The Queensland Blue pumpkin is a specialty pumpkin variety known for its striking slate-like blue-green peel color and its excellent culinary adaptability. Queensland Blue is a cultivar of Cucurbita maxima, and it is botanically related to both the Hubbard squash and the gourmet Japanese Kabocha squash.
Introduction to the Queensland Blue pumpkin
The Queensland Blue pumpkin (Cucurbita maxima ‘Queensland Blue’) is an Australian heirloom cultivar of winter squash. These large pumpkins have a blue-green-grey rind color and a flattened shape with well-defined ribs. The flesh inside is sweet and golden. Queensland Blue is a favorite for fall decor, long-term storage, and both sweet and savory culinary uses.
Queensland Blue pumpkins are typically in the weight range of 10-15 pounds. You can grow larger specimens by thinning fruits down to one pumpkin per plant.
Queensland Blue is an open-pollinated heirloom cultivar. You can save seeds from this pumpkin to grow in future years (here’s how to save pumpkin seeds).
How to grow Queensland Blue pumpkins
Growing Queensland Blue pumpkins is just as easy as growing any other type of pumpkin. Plant the seeds straight in the soil outdoors, keep the soil moist, and watch for pests as the plants grow. Here are detailed instructions for growing your own Queensland Blue pumpkins.
When to plant pumpkins
Pumpkins are warm-season vegetable plants that do not like cold weather. Frost will kill the plants, and the plants typically won’t grow well at all in cool temperatures below about 50°F (10°C).
Keep in mind that these pumpkins take about 120 days (4 months) to grow. If your area does not typically get 4 months of weather with temperatures above about 50°F (10°C), consider starting the seeds indoors. But in most climates, direct-sowing your pumpkin seeds outdoors will lead to healthier plants.
Where to plant pumpkins
Pumpkin plants grow best in areas that receive lots of direct sunlight each day. The broad leaves soak up the sun and photosynthesize the energy needed to create the big fruits. Avoid shady planting spots if at all possible. You’ll also want to avoid enclosed areas with poor air circulation, as this can promote disease development.
Pumpkins also like “rich” soil. This means they love it when soil has lots of organic matter in it, in addition to regular soil minterals. Have you ever seen a pumpkin growing straight out of a compost heap? If you do have access to homemade compost or well-rotted manure, mix it into the soil in the planting area before planting your pumpkin seeds.
Lastly, pumpkin plants grow best when they have ample access to water. Plant your pumpkin somewhere that’s easy to water at the base of the plant on a regular basis. Better yet, run drip irrigation to the base of the plant and put it on an automated timer.
How to plant pumpkin seeds
Here are the basic steps for planting pumpkin seeds in your garden outdoors. While you can start with seedling plants if you like, most pumpkin plants grow best when the seed is planted directly in the soil. This is because pumpkin plants can suffer transplant shock when moved around as a seedling.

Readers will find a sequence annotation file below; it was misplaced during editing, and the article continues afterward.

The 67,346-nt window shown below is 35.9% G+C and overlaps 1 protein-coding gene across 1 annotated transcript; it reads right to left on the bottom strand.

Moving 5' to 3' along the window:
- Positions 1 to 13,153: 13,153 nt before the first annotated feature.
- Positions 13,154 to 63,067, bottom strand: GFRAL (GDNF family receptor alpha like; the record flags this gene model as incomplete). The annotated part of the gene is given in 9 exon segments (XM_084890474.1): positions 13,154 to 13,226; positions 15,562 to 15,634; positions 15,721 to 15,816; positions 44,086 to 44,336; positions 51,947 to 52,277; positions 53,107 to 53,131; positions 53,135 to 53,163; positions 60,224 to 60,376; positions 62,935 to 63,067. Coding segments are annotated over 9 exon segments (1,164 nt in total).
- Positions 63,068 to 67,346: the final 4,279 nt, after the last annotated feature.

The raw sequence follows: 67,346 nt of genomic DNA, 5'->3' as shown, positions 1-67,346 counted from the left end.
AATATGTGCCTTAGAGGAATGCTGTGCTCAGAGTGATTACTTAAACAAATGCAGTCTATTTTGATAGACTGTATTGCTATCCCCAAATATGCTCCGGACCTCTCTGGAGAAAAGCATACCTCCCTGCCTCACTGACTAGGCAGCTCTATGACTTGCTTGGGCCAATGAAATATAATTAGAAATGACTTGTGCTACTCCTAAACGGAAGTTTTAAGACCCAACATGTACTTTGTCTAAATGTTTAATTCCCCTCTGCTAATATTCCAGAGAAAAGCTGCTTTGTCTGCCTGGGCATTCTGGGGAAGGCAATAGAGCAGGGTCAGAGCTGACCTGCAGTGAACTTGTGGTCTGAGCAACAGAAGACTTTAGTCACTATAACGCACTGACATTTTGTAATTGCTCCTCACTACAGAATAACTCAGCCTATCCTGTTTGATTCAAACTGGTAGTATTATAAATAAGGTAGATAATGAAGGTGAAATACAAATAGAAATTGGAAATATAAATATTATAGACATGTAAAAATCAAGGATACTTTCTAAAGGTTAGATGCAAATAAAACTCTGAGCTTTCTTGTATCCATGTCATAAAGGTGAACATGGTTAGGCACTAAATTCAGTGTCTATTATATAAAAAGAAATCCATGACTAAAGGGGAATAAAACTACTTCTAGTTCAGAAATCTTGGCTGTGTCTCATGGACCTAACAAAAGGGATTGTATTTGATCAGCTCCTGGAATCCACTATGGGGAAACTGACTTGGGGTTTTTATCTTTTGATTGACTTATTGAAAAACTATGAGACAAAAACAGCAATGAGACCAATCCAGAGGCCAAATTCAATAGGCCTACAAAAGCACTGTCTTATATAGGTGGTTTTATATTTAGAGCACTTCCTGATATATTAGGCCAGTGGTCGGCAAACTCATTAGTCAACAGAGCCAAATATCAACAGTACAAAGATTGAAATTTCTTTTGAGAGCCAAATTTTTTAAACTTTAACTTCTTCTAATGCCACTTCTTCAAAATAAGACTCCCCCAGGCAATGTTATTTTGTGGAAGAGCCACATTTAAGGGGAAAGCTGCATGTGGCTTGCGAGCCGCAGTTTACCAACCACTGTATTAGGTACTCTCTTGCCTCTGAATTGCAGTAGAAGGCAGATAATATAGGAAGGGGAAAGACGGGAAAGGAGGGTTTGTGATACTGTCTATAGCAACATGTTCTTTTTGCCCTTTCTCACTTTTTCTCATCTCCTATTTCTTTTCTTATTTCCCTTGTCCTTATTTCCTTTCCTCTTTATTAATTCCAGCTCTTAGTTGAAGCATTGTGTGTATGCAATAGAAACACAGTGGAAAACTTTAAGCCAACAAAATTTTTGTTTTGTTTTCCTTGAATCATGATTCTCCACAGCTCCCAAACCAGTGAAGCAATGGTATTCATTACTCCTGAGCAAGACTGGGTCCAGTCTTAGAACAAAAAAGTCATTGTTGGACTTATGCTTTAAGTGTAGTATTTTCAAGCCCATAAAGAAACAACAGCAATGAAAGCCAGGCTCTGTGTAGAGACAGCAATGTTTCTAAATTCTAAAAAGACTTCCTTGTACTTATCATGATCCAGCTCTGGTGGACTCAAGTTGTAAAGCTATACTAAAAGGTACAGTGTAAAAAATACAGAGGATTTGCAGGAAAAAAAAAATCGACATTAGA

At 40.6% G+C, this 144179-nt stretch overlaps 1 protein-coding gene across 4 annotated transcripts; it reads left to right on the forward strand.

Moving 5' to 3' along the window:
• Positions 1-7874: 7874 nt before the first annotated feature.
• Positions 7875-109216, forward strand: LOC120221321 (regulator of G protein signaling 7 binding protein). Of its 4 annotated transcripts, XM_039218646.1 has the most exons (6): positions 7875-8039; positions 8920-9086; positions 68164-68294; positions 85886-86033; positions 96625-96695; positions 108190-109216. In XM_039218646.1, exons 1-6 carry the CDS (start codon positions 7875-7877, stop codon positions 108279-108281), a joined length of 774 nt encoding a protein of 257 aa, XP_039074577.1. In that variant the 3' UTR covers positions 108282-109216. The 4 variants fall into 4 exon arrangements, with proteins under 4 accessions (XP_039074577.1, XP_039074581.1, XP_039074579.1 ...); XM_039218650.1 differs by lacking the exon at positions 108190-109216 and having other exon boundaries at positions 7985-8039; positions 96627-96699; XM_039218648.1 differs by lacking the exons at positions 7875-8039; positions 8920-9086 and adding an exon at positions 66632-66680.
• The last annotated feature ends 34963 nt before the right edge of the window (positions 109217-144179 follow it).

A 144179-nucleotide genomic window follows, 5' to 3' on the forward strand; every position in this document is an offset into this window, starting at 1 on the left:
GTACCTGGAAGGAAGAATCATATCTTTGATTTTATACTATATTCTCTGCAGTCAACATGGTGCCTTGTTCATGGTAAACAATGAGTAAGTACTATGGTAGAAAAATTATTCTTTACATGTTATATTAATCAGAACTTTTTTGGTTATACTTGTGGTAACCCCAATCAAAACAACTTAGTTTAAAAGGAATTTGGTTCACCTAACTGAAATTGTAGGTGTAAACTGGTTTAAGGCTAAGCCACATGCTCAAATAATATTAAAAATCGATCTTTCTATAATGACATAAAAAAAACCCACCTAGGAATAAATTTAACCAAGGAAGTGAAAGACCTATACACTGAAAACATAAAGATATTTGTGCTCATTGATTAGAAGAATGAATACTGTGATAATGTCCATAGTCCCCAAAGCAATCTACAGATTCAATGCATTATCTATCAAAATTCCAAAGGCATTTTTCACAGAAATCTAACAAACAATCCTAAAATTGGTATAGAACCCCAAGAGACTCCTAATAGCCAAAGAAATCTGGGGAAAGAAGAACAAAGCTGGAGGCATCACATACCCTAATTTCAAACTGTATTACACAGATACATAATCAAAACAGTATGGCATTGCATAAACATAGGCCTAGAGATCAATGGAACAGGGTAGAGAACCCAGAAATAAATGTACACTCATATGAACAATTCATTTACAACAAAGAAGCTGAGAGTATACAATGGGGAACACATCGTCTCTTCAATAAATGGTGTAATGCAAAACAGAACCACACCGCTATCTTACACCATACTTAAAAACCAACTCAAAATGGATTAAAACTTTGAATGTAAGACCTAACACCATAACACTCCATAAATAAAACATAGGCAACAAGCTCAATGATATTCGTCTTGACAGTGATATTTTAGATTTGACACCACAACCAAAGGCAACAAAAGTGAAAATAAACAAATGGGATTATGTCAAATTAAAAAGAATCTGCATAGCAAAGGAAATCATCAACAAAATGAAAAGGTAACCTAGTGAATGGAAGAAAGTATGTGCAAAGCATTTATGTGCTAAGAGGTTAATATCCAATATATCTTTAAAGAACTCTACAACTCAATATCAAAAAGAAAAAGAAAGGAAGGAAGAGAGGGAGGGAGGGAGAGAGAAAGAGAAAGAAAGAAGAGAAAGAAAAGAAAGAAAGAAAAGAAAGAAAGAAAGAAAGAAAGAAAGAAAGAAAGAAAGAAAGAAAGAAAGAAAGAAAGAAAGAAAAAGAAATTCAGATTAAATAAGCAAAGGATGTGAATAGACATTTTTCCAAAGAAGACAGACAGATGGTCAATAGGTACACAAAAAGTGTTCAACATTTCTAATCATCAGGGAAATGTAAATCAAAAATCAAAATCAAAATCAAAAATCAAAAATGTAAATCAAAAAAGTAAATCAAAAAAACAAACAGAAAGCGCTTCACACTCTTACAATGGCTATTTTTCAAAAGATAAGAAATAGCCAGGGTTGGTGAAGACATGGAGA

- Soak the pumpkin seeds in clean water for about an hour before planting.
- Clear the planting area of weeds and other plant debris. Rake the planting area flat.
- Make a 1-inch deep planting hole at each planting spot. These are large plants, so leave about 4 feet between planting spots.
- Put 2-3 pumpkin seeds into each planting hole.
- Backfill the planting holes with soil.
- Add a plant label to specify the ‘Queensland Blue’ variety.
- Water thoroughly after planting.
- Add some organic mulch over the top of the soil.
Caring for growing pumpkin plants
After you’ve planted your seeds, here are the basic steps for caring for the growing plants.
- Keep the soil moist after seeds are planted.
- Watch for seedlings to emerge. If multiple seedlings emerge at a single planting spot, watch to see which one is the strongest. If there is some doubt as to the winner, wait until the plants have a few true leaves before deciding. Then remove the weaker seedlings by snipping them off at the base. Avoid pulling out weaker seedlings, as this can damage the nearby roots of the stronger seedling.
- Pull out any weeds that crop up in the area by hand. Avoid using pesticides near your pumpkin plants.
- Keep the soil moist by watering the plant near its base, right at soil level. Avoid getting the pumpkin leaves wet on a regular basis, as this can invite disease.
Harvesting Queensland Blue pumpkins
Queensland Blue pumpkins should be left on the vine to ripen as long as possible. In normal growing conditions, they take about 110-130 days from planting the seed to harvesting the fruit. Harvest them when the vines die back naturally or when a hard frost is forecasted.
Ripe squashes last much better in storage than young ones. Similarly, intact fruits last much longer than fruits with cuts or damage to their peel. To extend your pumpkin’s shelf life, you can gently wash the outside with a weak bleach-water solution.
Using Queensland Blue pumpkins in cooking
Queensland Blue is a treasured culinary variety. The golden, sweet flesh is well-suited both to pumpkin pies and to more savory applications like soups or fall stews.